Monday, October 13, 2014
It has been almost 3 months now since I’ve done a foreign appraisal assignment, and there are a couple of reasons for this.
1. I’ve had a large increase in business in appraisals of domestic “solar farms” (photovoltaic energy generation) in the U.S. Southwest, and
2. Foreign appraisal assignments have been offered to me with “conditions” that would compromise the ethical code most appraisers follow, conditions which would require me to deceive lenders or the U.S. Internal Revenue Service.
Here are some situations:
1. An owner of a high-end condo on Grand Cayman Island was fishing for an appraiser who could guarantee that his condo was worth $2 million in every year that he has owned it since 2006. But the Caymans have had the same rise and fall as every other Caribbean condo market, and it would not seem reasonable to anyone, including the Internal Revenue Service, that it had been worth the same amount in every year since 2006. The fact that he did an e-mail broadcast of these appraisal conditions to other appraisers could also end up getting him into trouble with the IRS, who provides rewards to whistleblowers.
2. Developers of ocean view residential subdivisions in Brazil and Costa Rica wanted to me to provide current market value opinions on their subdivisions without having me visit their properties. Yes, I was already familiar with their subdivisions, but a determination of current market value requires me to know current market conditions in these respective localities, requiring that I visit and analyze competing subdivisions, too.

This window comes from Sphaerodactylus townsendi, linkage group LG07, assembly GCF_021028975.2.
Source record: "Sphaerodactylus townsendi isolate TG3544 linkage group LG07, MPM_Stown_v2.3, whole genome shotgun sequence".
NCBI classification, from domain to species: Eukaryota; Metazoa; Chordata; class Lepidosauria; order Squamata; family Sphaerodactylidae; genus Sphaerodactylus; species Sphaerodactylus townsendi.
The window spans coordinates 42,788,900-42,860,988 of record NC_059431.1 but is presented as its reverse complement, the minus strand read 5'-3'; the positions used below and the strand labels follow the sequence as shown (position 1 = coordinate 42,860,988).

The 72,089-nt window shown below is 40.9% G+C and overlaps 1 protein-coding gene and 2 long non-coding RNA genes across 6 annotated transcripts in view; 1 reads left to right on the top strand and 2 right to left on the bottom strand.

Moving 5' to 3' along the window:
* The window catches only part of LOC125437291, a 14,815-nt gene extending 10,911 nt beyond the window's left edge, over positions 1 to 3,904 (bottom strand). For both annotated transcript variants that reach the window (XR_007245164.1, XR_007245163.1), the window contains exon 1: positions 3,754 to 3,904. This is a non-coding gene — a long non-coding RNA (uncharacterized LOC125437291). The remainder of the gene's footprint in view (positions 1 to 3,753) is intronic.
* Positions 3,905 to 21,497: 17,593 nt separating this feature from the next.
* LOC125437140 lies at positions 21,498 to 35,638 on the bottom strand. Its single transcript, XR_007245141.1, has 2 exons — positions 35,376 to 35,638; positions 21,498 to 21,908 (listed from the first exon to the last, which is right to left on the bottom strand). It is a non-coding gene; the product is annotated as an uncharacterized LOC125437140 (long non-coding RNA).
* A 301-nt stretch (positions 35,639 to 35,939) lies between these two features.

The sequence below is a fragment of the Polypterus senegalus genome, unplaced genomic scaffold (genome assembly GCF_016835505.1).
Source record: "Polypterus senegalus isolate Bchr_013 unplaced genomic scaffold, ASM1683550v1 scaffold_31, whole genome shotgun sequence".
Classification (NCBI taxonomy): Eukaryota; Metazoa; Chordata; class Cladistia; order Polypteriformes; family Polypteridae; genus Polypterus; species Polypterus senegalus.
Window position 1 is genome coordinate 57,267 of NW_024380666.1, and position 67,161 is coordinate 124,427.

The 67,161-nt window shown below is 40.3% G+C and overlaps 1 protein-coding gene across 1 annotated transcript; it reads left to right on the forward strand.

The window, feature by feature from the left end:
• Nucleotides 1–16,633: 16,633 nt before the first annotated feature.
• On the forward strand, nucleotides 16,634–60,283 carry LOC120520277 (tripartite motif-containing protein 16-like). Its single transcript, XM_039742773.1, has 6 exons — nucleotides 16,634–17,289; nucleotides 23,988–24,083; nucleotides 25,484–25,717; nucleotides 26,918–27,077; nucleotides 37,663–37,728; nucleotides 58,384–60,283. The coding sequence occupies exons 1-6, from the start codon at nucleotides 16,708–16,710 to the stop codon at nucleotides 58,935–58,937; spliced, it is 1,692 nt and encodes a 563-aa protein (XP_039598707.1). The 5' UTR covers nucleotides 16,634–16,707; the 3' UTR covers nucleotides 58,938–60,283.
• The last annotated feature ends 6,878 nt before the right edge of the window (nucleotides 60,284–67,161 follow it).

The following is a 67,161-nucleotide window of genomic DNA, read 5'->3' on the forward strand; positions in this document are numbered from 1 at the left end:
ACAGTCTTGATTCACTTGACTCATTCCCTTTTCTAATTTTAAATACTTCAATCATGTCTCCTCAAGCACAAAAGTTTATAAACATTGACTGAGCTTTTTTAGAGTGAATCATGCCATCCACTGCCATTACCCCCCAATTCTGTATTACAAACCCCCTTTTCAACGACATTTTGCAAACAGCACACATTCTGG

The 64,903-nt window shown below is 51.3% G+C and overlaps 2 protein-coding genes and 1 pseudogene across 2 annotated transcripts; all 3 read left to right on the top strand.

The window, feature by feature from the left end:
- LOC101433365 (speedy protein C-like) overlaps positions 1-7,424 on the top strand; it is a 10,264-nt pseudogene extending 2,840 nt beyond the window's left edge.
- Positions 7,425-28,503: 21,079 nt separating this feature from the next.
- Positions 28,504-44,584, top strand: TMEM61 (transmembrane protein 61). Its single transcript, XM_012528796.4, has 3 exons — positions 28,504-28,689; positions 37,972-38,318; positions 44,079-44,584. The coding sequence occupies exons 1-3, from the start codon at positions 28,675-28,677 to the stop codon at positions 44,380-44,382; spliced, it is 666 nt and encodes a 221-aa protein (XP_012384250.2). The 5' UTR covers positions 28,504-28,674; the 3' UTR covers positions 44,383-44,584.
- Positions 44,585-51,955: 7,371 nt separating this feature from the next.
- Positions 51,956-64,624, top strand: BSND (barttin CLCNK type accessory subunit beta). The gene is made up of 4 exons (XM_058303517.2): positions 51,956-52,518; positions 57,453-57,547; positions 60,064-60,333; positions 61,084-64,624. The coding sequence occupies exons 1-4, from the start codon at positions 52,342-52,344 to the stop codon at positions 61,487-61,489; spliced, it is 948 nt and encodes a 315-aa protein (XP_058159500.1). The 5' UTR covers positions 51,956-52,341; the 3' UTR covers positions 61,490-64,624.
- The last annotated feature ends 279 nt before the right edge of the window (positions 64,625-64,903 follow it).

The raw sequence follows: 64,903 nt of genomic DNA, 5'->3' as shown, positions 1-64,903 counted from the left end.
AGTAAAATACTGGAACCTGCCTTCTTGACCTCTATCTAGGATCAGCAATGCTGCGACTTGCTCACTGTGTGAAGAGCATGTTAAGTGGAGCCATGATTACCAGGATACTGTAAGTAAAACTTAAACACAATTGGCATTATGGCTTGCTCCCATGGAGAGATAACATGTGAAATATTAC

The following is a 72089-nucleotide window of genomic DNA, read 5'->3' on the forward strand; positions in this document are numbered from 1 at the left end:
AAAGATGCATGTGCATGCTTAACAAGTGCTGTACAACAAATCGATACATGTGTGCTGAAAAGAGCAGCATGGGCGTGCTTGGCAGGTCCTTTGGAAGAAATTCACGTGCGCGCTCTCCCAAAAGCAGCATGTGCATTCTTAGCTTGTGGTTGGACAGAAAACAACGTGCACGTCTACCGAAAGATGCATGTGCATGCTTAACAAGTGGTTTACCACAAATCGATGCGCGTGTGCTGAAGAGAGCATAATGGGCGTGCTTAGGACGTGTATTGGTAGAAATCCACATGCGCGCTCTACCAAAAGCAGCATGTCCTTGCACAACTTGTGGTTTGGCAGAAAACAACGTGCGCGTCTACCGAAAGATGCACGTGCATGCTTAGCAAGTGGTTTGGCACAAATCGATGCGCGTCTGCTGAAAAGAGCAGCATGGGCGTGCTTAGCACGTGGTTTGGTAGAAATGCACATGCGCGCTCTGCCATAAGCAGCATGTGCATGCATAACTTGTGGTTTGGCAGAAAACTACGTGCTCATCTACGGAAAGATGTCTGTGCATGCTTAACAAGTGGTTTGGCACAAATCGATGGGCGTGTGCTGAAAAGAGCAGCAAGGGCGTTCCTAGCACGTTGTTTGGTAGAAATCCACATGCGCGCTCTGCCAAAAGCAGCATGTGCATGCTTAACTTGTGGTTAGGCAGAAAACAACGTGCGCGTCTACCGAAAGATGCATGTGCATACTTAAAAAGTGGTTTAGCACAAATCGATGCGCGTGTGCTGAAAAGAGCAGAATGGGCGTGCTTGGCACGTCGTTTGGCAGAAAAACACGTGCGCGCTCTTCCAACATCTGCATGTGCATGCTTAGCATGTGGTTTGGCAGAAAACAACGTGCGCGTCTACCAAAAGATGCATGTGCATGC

“Desktop appraisals” (appraisals done without a property inspection) have limited reliability for overseas properties and are not likely be taken seriously by lenders, either. I also need to see if amenities, such as the guardhouse, pools, recreational areas are operational and that infrastructural development is continuing.
Vernon Martin performs due diligence and appraisals on commercial and residential real estate throughout the world. He has 35 years of commercial appraisal experience and has worked in more than 20 countries, 43 U.S. states, and 5 Canadian provinces. He started his career at the global firm Jones Lang Wootton and went on to become the chief commercial appraiser at 3 national (U.S.) lending institutions, formerly taught Real Estate Valuation at California State University, Los Angeles and has authored many professional journal articles and two books. He has degrees from the University of Chicago and Southern Methodist University and is a Certified General Appraiser and a Certified Fraud Examiner. He also appraises specialty properties such as solar farms, wind farms, cannabis-related real estate, golf courses and ski resorts. If you have a particularly difficult property needing a valuation, send your inquiry to Mr. Martin and he may be able to help. For more information, call 1-323-788-1605, or e-mail him at firstname.lastname@example.org .